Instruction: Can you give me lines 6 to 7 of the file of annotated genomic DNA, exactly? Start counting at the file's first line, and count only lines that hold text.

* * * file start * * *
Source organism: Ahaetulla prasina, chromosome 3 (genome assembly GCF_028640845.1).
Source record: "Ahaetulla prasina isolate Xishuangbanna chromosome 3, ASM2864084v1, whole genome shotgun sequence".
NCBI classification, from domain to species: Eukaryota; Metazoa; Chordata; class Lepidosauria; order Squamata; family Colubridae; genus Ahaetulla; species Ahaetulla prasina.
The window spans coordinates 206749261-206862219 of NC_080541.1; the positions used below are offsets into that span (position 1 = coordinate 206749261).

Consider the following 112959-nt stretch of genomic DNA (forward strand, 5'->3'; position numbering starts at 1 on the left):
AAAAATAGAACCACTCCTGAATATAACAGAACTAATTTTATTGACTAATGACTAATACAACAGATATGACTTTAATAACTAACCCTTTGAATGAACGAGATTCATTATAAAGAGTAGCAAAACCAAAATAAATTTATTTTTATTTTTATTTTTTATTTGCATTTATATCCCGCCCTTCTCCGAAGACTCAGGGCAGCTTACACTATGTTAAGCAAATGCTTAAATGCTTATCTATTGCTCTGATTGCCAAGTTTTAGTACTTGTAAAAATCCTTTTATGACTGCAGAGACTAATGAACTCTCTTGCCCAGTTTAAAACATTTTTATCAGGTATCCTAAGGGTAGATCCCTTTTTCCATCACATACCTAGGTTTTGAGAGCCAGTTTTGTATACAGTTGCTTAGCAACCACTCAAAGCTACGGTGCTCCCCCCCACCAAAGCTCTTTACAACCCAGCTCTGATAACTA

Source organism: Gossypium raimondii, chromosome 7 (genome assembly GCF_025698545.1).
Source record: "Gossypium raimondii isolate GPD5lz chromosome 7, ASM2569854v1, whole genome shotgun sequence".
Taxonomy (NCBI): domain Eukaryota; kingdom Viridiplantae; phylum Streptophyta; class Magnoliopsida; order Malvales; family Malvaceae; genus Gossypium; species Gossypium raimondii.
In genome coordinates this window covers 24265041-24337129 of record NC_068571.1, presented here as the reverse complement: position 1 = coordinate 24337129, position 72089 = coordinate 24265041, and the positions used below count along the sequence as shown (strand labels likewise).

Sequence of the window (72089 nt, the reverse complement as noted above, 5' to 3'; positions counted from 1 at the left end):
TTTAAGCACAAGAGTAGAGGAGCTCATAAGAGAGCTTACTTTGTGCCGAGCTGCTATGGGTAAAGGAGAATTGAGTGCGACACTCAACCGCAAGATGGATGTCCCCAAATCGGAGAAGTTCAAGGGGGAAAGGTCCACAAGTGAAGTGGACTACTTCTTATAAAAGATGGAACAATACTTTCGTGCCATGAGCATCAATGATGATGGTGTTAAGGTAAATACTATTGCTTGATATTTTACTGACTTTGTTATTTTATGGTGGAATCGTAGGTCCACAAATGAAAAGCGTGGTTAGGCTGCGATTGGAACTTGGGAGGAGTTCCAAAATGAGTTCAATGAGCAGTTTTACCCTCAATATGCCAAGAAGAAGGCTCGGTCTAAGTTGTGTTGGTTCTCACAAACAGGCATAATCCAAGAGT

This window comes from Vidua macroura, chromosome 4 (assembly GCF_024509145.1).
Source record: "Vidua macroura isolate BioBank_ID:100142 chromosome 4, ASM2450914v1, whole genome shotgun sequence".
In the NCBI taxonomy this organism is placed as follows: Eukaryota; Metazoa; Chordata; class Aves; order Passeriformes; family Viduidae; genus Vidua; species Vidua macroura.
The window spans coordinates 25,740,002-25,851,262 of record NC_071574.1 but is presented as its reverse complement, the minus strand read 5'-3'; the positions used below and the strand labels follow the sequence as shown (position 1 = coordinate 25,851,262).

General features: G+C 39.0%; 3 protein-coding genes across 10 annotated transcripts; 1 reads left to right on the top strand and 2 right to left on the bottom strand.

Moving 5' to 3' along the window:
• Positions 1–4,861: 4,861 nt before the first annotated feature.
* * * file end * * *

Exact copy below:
AAAAATAGAACCACTCCTGAATATAACAGAACTAATTTTATTGACTAATGACTAATACAACAGATATGACTTTAATAACTAACCCTTTGAATGAACGAGATTCATTATAAAGAGTAGCAAAACCAAAATAAATTTATTTTTATTTTTATTTTTTATTTGCATTTATATCCCGCCCTTCTCCGAAGACTCAGGGCAGCTTACACTATGTTAAGCAAATGCTTAAATGCTTATCTATTGCTCTGATTGCCAAGTTTTAGTACTTGTAAAAATCCTTTTATGACTGCAGAGACTAATGAACTCTCTTGCCCAGTTTAAAACATTTTTATCAGGTATCCTAAGGGTAGATCCCTTTTTCCATCACATACCTAGGTTTTGAGAGCCAGTTTTGTATACAGTTGCTTAGCAACCACTCAAAGCTACGGTGCTCCCCCCCACCAAAGCTCTTTACAACCCAGCTCTGATAACTA

Source organism: Gossypium raimondii, chromosome 7 (genome assembly GCF_025698545.1).